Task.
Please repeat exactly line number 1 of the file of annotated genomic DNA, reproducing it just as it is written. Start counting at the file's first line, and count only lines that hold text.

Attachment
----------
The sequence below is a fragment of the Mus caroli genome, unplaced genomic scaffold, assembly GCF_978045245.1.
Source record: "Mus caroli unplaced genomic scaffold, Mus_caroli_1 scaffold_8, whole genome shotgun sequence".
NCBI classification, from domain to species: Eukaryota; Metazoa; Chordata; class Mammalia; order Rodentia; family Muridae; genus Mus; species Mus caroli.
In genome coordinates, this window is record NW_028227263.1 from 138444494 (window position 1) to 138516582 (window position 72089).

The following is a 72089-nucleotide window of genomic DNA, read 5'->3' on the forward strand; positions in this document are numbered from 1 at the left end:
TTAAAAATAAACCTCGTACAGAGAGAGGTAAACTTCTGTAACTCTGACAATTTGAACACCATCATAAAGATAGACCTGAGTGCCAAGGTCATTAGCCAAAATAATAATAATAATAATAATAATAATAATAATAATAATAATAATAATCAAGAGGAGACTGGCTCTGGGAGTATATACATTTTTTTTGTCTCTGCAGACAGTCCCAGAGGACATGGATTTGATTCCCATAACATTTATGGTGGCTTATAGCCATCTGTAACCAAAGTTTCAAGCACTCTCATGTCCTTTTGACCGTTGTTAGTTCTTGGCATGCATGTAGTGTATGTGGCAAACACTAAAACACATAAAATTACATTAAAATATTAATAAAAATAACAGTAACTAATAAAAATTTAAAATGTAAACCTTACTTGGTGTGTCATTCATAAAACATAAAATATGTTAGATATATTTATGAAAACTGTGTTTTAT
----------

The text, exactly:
The sequence below is a fragment of the Mus caroli genome, unplaced genomic scaffold, assembly GCF_978045245.1.